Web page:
Secured vs. Unsecured Credit Cards For Business: The Key Differences

6 min read
Secured vs. Unsecured Credit Cards For Business The Key Differences

Executive Summary

Two of the biggest categories for business credit cards are secured and unsecured. A secured card requires a security deposit, while an unsecured card does not. Read on to learn more of the differences, and how each can help you build business credit and finance your business.

Disclaimer: Our first priority is giving you the best financial advice for your business. Tillful may receive compensation from our partners, but that doesn’t affect our editors’ opinions or recommendations in the content on our website. Editorial note

With so many different types of credit cards in the market today, it can be difficult to keep all the facts straight. Each credit card presents its own nuances, giving it a competitive edge to appeal to different business owners based on varying needs. Two broad (and key) categories that credit cards, including business credit cards, fall into are “secured” cards and “unsecured” cards.

The main difference between the two is that a secured credit card requires a refundable security deposit when opening an account, while an unsecured card has no such approval requirement. Note: this is not the same as a prepaid card or debit card. If you are deciding between an unsecured or secured credit card, read on for all the information you’ll need to think about.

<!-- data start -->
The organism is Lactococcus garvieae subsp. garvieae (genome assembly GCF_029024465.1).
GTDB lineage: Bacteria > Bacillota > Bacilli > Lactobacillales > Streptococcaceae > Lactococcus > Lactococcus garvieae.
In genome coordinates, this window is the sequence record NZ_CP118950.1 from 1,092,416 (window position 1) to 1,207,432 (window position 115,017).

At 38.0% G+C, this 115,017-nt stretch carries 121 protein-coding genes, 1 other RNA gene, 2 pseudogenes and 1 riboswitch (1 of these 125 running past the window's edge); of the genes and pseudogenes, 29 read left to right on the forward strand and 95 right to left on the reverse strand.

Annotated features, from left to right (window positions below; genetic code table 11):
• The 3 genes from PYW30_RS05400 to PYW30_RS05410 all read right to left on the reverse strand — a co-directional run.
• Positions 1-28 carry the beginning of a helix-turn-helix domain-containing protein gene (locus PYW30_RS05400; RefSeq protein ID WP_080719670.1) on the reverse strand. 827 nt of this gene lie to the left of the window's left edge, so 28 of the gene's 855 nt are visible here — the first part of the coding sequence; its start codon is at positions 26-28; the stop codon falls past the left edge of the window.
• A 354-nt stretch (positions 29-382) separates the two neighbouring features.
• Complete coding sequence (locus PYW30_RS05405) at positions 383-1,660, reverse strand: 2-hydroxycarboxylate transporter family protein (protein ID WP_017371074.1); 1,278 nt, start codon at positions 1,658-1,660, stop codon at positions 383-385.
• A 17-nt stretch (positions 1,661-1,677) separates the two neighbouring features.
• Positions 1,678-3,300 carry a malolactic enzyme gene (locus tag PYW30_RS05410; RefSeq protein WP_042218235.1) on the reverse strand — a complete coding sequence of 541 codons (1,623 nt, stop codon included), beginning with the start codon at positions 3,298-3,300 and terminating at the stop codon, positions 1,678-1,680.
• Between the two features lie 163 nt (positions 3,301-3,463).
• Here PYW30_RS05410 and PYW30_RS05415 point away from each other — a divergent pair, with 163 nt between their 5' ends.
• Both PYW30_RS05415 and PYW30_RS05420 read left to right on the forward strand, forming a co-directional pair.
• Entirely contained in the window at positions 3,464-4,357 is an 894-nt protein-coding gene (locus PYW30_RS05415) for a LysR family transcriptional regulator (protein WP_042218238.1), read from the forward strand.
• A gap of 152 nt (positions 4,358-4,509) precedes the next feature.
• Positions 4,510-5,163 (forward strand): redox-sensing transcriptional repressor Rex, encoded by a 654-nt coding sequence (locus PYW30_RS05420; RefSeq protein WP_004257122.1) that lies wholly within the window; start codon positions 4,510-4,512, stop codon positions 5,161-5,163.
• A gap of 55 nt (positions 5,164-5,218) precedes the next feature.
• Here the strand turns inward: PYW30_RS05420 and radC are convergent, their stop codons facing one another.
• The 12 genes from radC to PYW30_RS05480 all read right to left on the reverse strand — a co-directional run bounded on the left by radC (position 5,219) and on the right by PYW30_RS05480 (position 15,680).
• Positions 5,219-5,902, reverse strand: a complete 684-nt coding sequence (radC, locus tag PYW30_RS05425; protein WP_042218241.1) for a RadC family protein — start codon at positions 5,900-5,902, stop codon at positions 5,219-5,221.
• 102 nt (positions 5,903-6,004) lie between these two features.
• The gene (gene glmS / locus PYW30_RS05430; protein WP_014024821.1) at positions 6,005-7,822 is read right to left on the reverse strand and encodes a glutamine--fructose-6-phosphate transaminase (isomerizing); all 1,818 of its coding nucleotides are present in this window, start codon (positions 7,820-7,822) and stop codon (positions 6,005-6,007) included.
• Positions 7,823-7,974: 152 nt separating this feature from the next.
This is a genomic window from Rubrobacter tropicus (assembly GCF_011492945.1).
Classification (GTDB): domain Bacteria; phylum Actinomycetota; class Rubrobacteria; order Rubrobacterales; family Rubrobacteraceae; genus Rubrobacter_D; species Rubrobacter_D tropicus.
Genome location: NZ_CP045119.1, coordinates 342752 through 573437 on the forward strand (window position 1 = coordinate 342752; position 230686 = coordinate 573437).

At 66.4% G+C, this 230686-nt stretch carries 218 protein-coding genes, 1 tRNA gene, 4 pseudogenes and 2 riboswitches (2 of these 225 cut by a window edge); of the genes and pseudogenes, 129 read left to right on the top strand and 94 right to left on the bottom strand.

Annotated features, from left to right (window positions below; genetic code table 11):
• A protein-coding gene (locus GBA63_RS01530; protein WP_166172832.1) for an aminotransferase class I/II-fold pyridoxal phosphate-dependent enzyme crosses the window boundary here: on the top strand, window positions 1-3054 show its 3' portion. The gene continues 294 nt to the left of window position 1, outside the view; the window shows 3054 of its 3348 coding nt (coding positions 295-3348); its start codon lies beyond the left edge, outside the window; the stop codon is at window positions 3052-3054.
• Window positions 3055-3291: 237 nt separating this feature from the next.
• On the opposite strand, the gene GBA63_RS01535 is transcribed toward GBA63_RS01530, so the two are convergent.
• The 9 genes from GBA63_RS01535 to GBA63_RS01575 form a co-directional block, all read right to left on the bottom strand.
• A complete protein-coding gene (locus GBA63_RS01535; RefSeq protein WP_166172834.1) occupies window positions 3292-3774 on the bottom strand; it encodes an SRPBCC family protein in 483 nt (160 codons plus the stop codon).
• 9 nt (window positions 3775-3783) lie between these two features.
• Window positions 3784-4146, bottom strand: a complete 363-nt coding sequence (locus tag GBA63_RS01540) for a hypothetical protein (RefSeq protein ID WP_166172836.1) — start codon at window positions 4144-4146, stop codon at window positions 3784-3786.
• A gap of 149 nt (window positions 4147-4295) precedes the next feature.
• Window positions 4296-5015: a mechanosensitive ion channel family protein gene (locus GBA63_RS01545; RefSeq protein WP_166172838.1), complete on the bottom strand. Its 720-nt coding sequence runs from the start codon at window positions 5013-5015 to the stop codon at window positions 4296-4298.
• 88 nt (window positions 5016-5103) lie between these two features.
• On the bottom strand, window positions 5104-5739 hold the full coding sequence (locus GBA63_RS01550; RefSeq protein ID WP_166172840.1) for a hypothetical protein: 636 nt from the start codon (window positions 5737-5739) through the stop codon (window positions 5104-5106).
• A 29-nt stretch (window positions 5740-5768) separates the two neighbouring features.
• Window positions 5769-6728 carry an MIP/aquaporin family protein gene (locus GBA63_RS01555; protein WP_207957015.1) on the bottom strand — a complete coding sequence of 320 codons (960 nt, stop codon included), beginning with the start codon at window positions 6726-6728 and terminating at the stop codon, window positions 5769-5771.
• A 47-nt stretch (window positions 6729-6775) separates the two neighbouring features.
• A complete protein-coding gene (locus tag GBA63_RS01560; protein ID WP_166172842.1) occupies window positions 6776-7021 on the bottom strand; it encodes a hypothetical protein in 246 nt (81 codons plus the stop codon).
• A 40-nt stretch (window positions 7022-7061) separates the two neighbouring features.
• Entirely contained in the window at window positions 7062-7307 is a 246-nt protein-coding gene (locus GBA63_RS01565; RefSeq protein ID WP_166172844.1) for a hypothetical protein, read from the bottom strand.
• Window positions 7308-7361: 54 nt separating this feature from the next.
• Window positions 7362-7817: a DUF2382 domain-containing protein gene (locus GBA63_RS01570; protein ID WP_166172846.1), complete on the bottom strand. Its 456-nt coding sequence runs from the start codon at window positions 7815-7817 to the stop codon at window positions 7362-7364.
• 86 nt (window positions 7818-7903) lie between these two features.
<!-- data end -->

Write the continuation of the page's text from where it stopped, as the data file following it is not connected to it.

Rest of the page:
Deposit Requirement

In short, the security deposit is required to reduce the issuer’s risk. It’s similar to how a landlord will require a security deposit to be used for any damages when a tenant signs a lease. If no damages are found, the renter gets the security deposit back when they move out.

Secured cards are typically a more viable option for businesses that have yet to build a strong business credit history or that have a lower business credit score. Because businesses with limited credit history or bad credit are deemed riskier to lend to, they can get declined when applying for a “traditional” (aka unsecured) credit card. These credit card applications also usually don’t pull FICO or do a credit check as part of the process either, because they generally don’t require personal guarantees.

This is where secured credit cards come into play. With secured credit cards, an issuer is not lending to your business. The cash deposit you hand over to get your credit card covers any risk they might take on to lend to your business. Deposit amounts for business credit cards can start anywhere from $500 to $2,000, and can range up to $100,000 (or even higher).